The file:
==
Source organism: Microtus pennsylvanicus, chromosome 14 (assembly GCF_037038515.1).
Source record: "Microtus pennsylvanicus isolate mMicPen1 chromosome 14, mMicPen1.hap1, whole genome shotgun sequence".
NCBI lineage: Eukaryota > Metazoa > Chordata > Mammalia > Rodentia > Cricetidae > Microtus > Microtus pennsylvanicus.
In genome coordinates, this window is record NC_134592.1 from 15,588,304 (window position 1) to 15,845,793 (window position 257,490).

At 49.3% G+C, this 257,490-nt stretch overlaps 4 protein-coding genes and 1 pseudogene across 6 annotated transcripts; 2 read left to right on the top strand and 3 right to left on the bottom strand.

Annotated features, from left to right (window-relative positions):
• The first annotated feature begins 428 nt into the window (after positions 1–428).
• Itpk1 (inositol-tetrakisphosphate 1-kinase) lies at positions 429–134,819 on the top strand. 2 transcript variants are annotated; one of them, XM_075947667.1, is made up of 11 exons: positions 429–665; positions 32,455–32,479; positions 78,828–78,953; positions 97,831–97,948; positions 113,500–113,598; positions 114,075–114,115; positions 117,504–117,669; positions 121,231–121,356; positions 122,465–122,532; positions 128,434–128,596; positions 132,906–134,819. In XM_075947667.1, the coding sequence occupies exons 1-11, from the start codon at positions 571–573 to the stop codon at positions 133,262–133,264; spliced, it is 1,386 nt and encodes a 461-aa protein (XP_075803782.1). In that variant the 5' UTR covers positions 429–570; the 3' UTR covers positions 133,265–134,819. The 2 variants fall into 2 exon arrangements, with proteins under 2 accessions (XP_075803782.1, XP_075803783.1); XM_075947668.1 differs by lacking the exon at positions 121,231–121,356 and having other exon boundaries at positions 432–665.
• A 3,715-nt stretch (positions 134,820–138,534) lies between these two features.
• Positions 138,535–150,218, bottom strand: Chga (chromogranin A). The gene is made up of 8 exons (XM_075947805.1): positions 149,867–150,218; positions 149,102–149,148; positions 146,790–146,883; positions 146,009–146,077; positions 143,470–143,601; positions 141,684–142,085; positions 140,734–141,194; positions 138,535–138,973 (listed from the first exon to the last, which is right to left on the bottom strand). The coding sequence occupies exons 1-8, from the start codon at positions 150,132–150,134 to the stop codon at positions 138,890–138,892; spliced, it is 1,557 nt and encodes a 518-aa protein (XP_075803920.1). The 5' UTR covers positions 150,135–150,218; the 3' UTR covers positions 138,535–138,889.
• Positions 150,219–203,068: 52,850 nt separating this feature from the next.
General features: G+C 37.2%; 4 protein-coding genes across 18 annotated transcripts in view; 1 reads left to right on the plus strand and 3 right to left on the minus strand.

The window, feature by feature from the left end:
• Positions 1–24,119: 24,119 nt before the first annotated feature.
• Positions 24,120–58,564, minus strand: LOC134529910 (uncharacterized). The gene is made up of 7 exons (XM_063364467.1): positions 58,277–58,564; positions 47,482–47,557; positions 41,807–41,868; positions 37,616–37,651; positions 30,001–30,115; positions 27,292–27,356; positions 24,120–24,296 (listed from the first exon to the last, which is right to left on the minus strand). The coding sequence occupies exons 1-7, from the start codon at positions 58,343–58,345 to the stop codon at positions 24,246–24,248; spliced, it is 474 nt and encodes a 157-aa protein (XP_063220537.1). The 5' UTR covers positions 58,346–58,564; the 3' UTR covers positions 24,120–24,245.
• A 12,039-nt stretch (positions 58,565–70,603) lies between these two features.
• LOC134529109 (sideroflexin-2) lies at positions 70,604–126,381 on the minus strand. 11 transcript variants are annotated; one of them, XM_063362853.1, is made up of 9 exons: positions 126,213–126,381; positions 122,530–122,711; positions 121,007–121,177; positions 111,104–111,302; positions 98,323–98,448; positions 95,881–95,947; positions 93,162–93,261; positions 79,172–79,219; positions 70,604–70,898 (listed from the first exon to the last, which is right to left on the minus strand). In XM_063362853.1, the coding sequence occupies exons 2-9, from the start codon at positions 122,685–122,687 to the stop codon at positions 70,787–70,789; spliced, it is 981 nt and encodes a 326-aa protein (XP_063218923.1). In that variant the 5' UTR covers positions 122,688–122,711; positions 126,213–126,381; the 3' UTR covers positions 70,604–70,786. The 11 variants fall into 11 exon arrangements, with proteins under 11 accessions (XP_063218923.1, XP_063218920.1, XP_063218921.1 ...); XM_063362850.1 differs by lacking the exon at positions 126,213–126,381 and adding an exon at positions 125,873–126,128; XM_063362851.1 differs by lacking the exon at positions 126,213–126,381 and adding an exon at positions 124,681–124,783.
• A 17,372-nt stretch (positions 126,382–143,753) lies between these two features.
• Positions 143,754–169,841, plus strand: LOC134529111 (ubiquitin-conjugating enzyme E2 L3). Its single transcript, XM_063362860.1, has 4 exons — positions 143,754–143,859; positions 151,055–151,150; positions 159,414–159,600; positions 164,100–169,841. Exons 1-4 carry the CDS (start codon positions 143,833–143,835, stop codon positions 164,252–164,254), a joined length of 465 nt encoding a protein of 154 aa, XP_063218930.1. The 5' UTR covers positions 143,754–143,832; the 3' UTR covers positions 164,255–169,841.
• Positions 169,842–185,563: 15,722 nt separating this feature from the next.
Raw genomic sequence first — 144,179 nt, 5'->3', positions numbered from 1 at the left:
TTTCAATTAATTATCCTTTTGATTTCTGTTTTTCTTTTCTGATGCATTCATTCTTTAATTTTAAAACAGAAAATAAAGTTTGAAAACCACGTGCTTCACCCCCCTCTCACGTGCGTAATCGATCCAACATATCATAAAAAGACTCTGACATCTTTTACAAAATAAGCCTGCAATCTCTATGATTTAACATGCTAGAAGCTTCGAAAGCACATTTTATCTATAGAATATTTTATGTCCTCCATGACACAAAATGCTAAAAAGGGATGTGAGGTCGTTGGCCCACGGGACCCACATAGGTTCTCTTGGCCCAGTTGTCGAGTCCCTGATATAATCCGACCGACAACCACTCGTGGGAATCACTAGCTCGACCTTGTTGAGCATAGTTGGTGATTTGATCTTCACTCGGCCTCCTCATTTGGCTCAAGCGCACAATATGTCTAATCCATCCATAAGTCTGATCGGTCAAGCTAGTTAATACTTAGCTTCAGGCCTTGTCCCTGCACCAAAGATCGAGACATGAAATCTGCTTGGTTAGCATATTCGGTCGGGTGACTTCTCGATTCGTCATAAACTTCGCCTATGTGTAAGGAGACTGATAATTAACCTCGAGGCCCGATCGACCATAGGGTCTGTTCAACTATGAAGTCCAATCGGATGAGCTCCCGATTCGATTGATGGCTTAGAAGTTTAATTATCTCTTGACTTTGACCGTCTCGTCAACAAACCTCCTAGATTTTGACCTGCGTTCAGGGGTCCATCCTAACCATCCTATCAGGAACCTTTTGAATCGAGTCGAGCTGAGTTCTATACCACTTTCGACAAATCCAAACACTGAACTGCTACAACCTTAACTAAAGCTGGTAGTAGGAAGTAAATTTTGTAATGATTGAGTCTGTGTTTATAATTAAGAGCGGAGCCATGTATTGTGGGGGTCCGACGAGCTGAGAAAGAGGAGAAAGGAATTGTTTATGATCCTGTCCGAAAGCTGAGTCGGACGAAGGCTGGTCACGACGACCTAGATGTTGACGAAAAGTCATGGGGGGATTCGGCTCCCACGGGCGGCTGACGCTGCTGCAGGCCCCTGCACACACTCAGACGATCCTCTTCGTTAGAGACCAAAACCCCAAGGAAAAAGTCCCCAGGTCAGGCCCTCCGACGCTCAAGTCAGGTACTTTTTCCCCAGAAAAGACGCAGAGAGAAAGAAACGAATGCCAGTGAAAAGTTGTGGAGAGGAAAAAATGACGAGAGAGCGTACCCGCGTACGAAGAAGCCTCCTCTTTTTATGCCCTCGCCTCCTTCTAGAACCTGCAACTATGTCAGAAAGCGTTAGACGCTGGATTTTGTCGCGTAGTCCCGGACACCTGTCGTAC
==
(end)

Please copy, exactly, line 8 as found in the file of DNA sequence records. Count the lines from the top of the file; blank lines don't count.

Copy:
• Itpk1 (inositol-tetrakisphosphate 1-kinase) lies at positions 429–134,819 on the top strand. 2 transcript variants are annotated; one of them, XM_075947667.1, is made up of 11 exons: positions 429–665; positions 32,455–32,479; positions 78,828–78,953; positions 97,831–97,948; positions 113,500–113,598; positions 114,075–114,115; positions 117,504–117,669; positions 121,231–121,356; positions 122,465–122,532; positions 128,434–128,596; positions 132,906–134,819. In XM_075947667.1, the coding sequence occupies exons 1-11, from the start codon at positions 571–573 to the stop codon at positions 133,262–133,264; spliced, it is 1,386 nt and encodes a 461-aa protein (XP_075803782.1). In that variant the 5' UTR covers positions 429–570; the 3' UTR covers positions 133,265–134,819. The 2 variants fall into 2 exon arrangements, with proteins under 2 accessions (XP_075803782.1, XP_075803783.1); XM_075947668.1 differs by lacking the exon at positions 121,231–121,356 and having other exon boundaries at positions 432–665.